22 KEY LESSONS FOR MALAYSIAN TROPICAL FRUITS EXPORTERS AND IMPLICATIONS
Pineapple and Papaya Challenge for market leadership by emphasizing the fruit quality Build selectively on strengths. For example, Josephine for the sweeter taste Reinforce vulnerable areas especially for papaya. Invest on R&D to improve the quality of fruit

23 KEY LESSONS FOR MALAYSIAN TROPICAL FRUITS EXPORTERS AND IMPLICATIONS
Pummelo and Dragon fruit Invest heavily in most attractive segments Build-up ability to counter competition. Fruit size for pomelo need to be reduced as preferred by Europeans Educate the target market to try dragon fruit

24 KEY LESSONS FOR MALAYSIAN TROPICAL FRUITS EXPORTERS AND IMPLICATIONS
Durian and Rambutan Can invest in pre-packed frozen durian for carefully targeted segments (e.g. via Oriental Market stores) Promote rambutans in fresh fruit assortment ready to eat. Possible consideration in processed e.g. canned with syrup.

25 KEY LESSONS FOR MALAYSIAN TROPICAL FRUITS EXPORTERS AND IMPLICATIONS
Jackfruit and Mangosteen Increase awareness since they are presently seen as ‘exotic’ fruits Invest in educating the consumers (converting non-users to users) Jackfruit: pre-packed in ready-to-eat form Mangosteen: fresh & potential processed food due to high perish ability Good packaging to enhance their shelf life Position the fruits for eating (emphasize the unique taste)

26 KEY LESSONS FOR MALAYSIAN TROPICAL FRUITS EXPORTERS AND IMPLICATIONS
6. Fruit importers’ main concern in selecting suppliers (Malaysian exporters) are conformance to: EUREPGAP, HACCP, ISO certification Guaranteed uninterrupted supply Ability to fulfill order quantities Ability to meet timing of demand. Implication: (a)Ensure effective supply chain management system in local Malaysian market by: Enhancing vertical cooperation: Farmers, Distributors and Exporters Alliances. Enhancing horizontal cooperation between industry players.

27 KEY LESSONS FOR MALAYSIAN TROPICAL FRUITS EXPORTERS AND IMPLICATIONS
Further development of EUREPGAP compliance working team, farmer groups Encourage more Commercial-based farming and infrastructure Transportation cost subsidization-Double tax deduction for carriers (e.g. airline service providers) (b) Ensure the effectiveness of market makers in the Malaysian market. Enhancement/increase effectiveness & efficiency of market makers institution. Setting up an independent (non-profit) research unit at IPTA to develop market intelligence and coordinate the European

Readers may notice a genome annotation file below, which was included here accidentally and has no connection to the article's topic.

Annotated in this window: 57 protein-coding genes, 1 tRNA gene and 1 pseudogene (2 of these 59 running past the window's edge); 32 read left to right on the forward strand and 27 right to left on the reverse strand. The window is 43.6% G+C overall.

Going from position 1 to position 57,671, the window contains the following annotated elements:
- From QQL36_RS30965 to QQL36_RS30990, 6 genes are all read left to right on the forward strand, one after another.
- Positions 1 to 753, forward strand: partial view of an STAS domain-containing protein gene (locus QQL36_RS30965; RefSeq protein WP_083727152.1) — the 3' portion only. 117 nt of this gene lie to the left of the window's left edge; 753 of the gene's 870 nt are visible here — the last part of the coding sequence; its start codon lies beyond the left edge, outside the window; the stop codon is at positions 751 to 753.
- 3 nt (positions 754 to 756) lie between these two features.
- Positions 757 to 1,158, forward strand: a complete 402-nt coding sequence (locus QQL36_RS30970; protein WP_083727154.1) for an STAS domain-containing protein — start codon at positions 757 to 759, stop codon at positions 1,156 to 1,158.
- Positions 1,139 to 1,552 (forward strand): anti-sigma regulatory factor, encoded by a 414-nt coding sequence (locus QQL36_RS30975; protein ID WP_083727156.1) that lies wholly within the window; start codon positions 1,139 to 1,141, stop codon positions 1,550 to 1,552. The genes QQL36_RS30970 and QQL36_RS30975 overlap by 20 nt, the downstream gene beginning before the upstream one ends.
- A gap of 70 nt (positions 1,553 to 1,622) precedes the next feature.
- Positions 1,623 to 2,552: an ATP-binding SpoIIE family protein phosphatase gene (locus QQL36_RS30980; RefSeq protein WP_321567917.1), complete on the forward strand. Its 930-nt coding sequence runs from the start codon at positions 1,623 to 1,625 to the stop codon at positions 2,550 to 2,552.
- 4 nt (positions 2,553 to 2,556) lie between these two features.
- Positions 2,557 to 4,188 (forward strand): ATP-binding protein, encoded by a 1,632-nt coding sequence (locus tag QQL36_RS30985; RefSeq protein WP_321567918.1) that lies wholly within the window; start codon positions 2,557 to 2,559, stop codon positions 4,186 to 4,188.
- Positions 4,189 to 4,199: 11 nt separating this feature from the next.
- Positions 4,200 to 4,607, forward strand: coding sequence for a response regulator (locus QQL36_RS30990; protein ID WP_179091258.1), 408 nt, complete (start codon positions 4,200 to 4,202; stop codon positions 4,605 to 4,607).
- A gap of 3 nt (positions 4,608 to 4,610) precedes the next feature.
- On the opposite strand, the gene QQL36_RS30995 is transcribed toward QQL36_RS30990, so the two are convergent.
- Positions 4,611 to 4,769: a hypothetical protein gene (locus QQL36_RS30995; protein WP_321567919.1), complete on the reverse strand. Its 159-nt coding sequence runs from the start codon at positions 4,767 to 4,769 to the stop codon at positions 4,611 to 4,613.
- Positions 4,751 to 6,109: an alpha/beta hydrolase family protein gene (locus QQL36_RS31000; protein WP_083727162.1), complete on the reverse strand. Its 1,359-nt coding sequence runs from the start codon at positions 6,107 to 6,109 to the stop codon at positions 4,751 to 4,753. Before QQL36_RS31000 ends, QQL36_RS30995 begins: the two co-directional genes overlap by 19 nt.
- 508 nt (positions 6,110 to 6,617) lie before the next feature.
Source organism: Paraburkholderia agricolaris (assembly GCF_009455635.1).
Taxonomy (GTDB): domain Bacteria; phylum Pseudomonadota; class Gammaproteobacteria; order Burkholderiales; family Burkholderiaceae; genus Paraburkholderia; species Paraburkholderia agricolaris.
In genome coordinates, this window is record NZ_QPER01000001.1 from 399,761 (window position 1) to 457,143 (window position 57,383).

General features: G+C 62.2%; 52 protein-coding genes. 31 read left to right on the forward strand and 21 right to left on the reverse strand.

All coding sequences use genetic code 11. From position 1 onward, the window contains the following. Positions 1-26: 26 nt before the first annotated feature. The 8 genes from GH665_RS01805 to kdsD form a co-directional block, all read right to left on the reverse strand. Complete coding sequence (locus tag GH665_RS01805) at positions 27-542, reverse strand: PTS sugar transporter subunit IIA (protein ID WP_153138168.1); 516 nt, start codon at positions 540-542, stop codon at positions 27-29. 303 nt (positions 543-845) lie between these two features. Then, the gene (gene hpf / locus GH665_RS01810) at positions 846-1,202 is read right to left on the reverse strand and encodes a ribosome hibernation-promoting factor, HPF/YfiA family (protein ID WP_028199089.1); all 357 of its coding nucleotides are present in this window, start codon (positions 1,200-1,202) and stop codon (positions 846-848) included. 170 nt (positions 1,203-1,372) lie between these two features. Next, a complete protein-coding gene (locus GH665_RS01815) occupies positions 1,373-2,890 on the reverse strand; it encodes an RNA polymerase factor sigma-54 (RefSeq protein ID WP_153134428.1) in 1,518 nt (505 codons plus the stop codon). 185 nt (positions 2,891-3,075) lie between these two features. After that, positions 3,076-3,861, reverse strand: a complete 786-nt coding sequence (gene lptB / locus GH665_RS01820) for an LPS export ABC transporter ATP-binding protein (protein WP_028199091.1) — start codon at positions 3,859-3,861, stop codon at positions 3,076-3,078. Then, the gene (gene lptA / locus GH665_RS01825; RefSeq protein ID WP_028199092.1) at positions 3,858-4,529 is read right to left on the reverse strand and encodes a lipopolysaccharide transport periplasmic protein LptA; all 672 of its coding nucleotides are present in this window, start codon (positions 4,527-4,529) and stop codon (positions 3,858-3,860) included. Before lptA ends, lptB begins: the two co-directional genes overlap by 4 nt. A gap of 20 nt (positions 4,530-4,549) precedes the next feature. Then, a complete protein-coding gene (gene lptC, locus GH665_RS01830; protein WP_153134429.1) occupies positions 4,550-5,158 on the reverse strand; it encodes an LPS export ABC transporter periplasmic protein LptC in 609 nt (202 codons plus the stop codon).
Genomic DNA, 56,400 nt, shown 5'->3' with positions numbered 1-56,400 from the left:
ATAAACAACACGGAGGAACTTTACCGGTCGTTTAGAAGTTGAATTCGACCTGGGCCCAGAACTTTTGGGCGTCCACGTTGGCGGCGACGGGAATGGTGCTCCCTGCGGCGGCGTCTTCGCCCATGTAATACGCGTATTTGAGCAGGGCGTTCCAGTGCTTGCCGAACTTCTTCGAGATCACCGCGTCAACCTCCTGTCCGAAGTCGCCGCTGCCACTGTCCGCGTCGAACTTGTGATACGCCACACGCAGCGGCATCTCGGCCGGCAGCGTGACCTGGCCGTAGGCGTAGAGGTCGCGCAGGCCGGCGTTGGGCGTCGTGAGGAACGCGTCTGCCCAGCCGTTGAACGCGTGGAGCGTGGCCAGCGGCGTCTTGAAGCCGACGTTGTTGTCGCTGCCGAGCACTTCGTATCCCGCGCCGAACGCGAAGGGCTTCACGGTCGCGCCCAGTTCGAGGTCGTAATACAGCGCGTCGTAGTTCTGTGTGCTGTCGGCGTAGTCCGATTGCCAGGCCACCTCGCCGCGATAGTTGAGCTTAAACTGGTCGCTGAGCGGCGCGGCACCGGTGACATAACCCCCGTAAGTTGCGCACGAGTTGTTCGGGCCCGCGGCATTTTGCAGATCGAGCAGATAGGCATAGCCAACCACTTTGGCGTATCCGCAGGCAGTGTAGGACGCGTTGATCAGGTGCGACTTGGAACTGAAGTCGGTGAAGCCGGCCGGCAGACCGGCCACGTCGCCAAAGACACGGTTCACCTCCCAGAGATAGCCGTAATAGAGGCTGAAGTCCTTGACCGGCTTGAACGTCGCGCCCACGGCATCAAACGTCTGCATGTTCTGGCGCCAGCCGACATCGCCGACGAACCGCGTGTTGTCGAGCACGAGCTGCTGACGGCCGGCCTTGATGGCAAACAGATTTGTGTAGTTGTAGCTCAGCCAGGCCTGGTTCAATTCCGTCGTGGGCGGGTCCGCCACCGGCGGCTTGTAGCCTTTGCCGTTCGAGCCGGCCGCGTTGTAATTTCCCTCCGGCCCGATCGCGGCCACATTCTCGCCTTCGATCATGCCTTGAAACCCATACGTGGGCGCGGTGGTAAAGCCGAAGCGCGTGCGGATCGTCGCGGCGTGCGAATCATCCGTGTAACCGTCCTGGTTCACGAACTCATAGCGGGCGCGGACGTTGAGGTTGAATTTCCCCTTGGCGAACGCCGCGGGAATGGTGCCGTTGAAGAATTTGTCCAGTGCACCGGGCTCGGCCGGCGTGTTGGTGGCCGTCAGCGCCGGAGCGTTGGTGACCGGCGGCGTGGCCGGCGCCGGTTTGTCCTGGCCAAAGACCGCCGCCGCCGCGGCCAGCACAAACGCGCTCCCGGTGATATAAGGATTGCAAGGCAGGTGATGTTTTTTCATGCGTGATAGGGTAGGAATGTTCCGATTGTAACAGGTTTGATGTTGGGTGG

28 KEY LESSONS FOR MALAYSIAN TROPICAL FRUITS EXPORTERS AND IMPLICATIONS
Enhancement of integrated tropical fruit facilities and processing Integrated Fruits-based Central-Kitchen (IFCK): this Central Kitchen acts as a planning and processing centre of fresh fruits To reduce fruit wastage Produce high value-added processed fruits Overcome the short shelf-life of fresh fruits (c) Enhancement of strategic alliances with key foreign channel members. Enhancement of Strategic alliances with foreign importers and wholesalers Strategic partnership with importers because importers are the first-tier market player that control the distribution network and market creator that pushes the demand down the channels to end users via retailers.

29 Conduct large scale consumer marketing campaign
KEY LESSONS FOR MALAYSIAN TROPICAL FRUITS EXPORTERS AND IMPLICATIONS (d) Large scale consumer awareness marketing campaign. Conduct large scale consumer marketing campaign Collaboration with foreign universities to promote Malaysian tropical fruits Young generation: develop positive perception towards tropical fruits consumption Periodical In-store promotion

30 SUGGESTION FOR FUTURE RESEARCH
Consumer awareness of tropical fruits value and consumption Study on close competitors’ marketing practices (e.g. packaging, branding, quality assurance, pricing) Specific study on value-added tropical fruit products, for example processed fruits, pre-packed ready-to-eat fruits.

31 Other Potential of Processed Tropical Fruits

32 THANK YOU Any enquiries please contact:
Professor Dr. Aliah Hanim M. Salleh Graduate School of Business Universiti Kebangsaan Malaysia (UKM) Tel : Website :